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Program Information
 Unreported World 
 
 Documentary
 
 Anonymous  
 For non-profit use only.
 No Advisories - program content screened and verified.
Unreported World visits the Central African Republic where witchcraft is used to explain every misfortune and nearly half the prison populations are convicted witches.
(Audio rip from video)
Series 2010 | Episode 17 | Witches on Trial
http://www.channel4.com/programmes/unreported-world/episode-guide/series-2010/episode-17

Watch episode Here:
http://vhd.me/E7ht
The Central African Republic is a country obsessed with black magic, where nearly half the prison population are convicted witches.

In villages and the capital witchcraft is used to explain every misfortune and it is such a powerful weapon that it is a feature of almost every family quarrel or village dispute. And, as Unreported World reveals, it's often the most vulnerable who are singled out.

Reporter Seyi Rhodes and director Julie Noon's journey begins at a ceremony performed by a traditional healer. She claims to have the power to expose black magic by looking into a fire and seeing the names and images of witches. During the ceremony she pulls a small boy from the crowd and announcing that he turns into a horse at night and eats people.

Healers like Marceline wield huge influence across the country and their authority is rarely questioned. She tells Rhodes her most recent case involved exposing a local man as a witch and that he was subsequently arrested and imprisoned.

Since independence from France in 1960 it's been illegal to use charlatanism and sorcery to harm others. Those found guilty can be jailed for up to ten years or even sentenced to death. Rhodes and Noon travel to Mbaiki prison. The Governor says he chains up all new suspected witches for the first seven days, but despite this one prisoner managed to escape; the governor claims he turned into a rat or snake and tunneled out.

Rhodes finds one prisoner, Francois, awaiting trial. He claims that although he was labeled a witch by his neighbours he is innocent. Francois says he was tied up, beaten by fellow villagers and dragged to the police station where he confessed.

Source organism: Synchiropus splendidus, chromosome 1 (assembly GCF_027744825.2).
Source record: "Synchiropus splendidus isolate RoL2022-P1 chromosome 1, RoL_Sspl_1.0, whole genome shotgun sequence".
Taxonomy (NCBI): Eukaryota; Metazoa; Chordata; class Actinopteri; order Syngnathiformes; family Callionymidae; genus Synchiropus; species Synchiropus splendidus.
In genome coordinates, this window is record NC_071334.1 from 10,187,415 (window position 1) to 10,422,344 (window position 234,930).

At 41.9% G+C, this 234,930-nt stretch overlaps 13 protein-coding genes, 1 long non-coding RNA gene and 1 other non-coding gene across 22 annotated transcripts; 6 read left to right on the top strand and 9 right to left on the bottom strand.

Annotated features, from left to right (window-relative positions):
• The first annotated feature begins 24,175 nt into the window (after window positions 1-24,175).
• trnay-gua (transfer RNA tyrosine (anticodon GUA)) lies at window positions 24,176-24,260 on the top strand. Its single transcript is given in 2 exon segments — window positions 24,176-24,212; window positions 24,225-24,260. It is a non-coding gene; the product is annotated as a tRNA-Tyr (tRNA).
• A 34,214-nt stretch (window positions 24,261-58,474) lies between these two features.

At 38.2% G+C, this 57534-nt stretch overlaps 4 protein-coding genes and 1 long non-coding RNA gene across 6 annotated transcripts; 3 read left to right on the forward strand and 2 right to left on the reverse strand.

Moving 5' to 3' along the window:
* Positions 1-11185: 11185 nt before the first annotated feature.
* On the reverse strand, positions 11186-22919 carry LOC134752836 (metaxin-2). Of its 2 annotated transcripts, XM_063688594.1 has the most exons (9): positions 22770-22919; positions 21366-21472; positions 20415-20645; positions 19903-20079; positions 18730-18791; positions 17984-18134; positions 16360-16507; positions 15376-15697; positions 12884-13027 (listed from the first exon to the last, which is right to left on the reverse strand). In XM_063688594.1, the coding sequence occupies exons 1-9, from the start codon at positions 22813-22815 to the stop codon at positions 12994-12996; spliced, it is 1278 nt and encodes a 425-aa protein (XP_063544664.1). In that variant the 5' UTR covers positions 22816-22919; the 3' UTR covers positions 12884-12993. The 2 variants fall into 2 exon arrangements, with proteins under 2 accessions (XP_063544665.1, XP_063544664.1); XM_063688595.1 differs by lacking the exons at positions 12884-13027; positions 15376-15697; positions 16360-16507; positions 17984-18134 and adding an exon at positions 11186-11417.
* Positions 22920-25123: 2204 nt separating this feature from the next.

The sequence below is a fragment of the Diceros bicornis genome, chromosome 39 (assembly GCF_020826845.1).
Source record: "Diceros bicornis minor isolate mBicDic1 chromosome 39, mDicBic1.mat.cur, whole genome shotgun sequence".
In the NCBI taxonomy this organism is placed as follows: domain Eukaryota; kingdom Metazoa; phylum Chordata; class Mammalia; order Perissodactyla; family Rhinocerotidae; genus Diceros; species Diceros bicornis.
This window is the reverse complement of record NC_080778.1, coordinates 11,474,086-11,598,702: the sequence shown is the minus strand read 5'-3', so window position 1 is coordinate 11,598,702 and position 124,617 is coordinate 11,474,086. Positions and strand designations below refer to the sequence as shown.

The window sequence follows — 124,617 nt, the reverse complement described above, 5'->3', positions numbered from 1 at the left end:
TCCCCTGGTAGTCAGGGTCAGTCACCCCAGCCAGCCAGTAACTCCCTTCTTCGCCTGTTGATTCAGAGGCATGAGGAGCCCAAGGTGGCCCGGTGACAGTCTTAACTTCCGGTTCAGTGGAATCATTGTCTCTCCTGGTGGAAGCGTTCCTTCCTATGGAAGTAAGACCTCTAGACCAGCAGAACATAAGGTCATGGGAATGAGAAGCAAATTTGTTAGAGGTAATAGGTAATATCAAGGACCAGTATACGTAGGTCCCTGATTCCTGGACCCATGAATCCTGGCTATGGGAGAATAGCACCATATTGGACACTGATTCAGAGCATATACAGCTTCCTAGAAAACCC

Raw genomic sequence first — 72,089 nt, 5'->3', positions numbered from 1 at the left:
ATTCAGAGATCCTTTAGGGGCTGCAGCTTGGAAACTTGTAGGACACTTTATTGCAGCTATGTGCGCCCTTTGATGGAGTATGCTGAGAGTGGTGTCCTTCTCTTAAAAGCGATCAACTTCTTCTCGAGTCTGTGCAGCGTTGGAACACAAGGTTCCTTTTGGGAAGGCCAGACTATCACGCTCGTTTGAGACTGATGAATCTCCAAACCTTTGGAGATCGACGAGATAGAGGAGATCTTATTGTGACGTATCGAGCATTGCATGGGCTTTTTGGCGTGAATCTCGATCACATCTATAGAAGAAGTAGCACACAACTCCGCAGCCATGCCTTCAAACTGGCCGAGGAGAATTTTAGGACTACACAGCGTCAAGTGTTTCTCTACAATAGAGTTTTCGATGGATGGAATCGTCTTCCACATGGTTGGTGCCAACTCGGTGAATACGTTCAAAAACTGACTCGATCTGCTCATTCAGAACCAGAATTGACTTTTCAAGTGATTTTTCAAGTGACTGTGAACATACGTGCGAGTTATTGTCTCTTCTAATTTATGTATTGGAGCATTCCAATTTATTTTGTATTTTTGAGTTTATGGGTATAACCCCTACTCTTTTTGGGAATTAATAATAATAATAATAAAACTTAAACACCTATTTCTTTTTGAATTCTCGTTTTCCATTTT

Even though it is against the law there is no explanation in the penal code to what actually constitutes witchcraft. Rhodes speaks to the police to find out how they go about tackling a phenomenon that isn't even defined. A senior police captain says eyewitness testimony is enough for him to prosecute.

The team attends Francois's trial. His case, like others, seems to be based on rumour, hearsay and forced confessions. In court there's a big turnout. The judge begins by reading the charges and Francois's lawyer submits his plea of not guilty. A traditional healer is brought in and testifies he saw Francois turn into a dog and bite a man. Much to everyone's astonishment Francois pleads guilty. After the trial he tells Rhodes he was too scared to deny it.

Travelling north to Sibut, the team visits the local prison where more than half the prisoners are accused or convicted of witchcraft. The inmates protest their innocence and most of them seem to be a victim of quarrels with relatives or neighbours, which had all resulted in accusations of witchcraft being made. They all appear to be vulnerable, from the elderly to people who were living on their own.

Back in the capital, one of the country's most senior prosecuting judges - Arnaud Djoubaye - admits there is a problem with the law. He says there is no legal definition of the concept of witchcraft, which can be confusing and vague. However he's convinced witchcraft is a real and present threat to the population and believes the laws should remain to allow the judiciary to take action.

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00:23:56 English 2010-11-28
 
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